The word of the day is windy. Almost as soon as I left the Mount Laguna Lodge, the wind started, and it rarely let up all day. There were also a number of incredible views, often of the desert just to the east.
One of my goals today was to summit Garnet Peak, about .6 miles off the trail. However, when I got there, it looked steeper than the elevation profiles suggested, and the wind was enough of a nuisance that I decided it unnecessary to do so. Still, the sky then was some of the bluest I’ve ever seen, and photos can’t really do it justice.
A little later, I passed by the Pioneer Mail Picnic Area, which had a relatively new mileage sign for the trail. “Only” 2600 miles to go.
This update is going to be somewhat sparse, as I’m currently hunkered down in my sleeping bag, having made a few (well, one, really) less than optimal decisions that caused me to end my day far earlier than I should have.
Just under 14 windy miles of hiking was wearing on me, and I reached the campsite at Oriflamme Canyon a bit after 3 pm. Given the location of the next viable campsite (either 4, or 5.5 miles ahead), either of which would have made tray more than 17 miles, I didn’t want to risk getting to camp too tired, or too late, with another night of freezing temperatures forecast.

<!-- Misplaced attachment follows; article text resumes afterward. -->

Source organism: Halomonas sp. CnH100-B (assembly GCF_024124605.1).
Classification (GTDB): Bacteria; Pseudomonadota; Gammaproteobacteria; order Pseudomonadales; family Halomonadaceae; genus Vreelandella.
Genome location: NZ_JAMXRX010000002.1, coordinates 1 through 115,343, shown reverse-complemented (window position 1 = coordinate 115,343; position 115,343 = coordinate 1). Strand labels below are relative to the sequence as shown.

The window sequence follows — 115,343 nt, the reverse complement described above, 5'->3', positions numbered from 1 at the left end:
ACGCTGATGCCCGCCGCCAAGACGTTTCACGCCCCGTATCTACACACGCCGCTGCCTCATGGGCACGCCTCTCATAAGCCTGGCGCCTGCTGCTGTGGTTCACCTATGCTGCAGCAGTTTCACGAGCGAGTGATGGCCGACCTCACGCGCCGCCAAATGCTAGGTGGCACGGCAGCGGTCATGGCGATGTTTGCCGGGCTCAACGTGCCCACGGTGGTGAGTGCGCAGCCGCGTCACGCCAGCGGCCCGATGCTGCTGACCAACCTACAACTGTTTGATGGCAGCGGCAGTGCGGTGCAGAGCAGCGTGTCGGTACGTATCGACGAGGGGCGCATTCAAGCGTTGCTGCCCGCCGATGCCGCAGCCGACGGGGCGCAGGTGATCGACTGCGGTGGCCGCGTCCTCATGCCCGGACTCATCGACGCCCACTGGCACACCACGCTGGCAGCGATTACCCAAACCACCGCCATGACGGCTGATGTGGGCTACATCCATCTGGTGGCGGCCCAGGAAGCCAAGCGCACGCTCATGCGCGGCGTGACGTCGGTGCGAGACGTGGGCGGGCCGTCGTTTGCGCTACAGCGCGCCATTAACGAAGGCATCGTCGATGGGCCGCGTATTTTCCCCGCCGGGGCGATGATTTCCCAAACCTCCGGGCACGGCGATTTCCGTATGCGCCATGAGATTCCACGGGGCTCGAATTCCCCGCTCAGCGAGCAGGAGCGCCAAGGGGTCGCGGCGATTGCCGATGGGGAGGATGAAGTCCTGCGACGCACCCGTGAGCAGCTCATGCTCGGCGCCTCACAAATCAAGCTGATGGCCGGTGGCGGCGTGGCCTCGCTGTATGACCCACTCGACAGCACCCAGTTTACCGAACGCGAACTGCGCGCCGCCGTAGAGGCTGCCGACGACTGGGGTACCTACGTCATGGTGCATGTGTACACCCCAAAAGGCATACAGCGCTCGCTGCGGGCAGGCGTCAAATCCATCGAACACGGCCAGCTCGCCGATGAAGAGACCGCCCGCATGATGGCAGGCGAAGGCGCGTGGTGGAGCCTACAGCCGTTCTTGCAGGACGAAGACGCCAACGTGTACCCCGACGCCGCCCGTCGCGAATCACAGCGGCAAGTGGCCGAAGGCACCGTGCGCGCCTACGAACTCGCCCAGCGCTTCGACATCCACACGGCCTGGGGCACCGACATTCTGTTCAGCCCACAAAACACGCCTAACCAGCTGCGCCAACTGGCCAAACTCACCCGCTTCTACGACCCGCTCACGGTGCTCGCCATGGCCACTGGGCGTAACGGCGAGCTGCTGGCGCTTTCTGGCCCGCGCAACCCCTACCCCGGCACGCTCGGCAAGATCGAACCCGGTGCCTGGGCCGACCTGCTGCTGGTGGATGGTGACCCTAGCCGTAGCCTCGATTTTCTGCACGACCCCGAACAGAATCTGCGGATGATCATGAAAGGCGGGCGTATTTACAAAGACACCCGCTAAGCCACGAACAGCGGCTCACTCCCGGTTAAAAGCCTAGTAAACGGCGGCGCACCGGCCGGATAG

That really shouldn’t have been that big a consideration, though. I’m still thinking distance in terms of the Appalachian Trail, and the PCT is much gentler, so it probably would not have killed me to push 17 or 18 miles in my first week. At the least, it would have had me hiking for an extra few hours, rather than hunkered down in my sleeping bag as my tent whips around me as much as it possibly can. (I am really starting to not like this tent in more than gentle winds; I would have been much more comfortable in the tent I had on the AT.)
Really, the point where I realized I made a mistake staying here was when I decided I was just going to have a dinner of snacks rather than real food, because it was too windy. If I hadn’t already had my tent up and everything inside it when I had that thought, I’d have probably pushed on. Once the tent was up, though, I really didn’t want to have to take it down again and repack it in high winds, just to put it back up in a few hours.
Oh, well. Live and learn. At least I have a great view from my tent?
Tomorrow: assuming I don’t turn into a meat popsicle overnight, it’s mostly downhill for awhile, and with plenty of tentsites, so I’m going to make up for the short days yesterday and today and go as far as I can.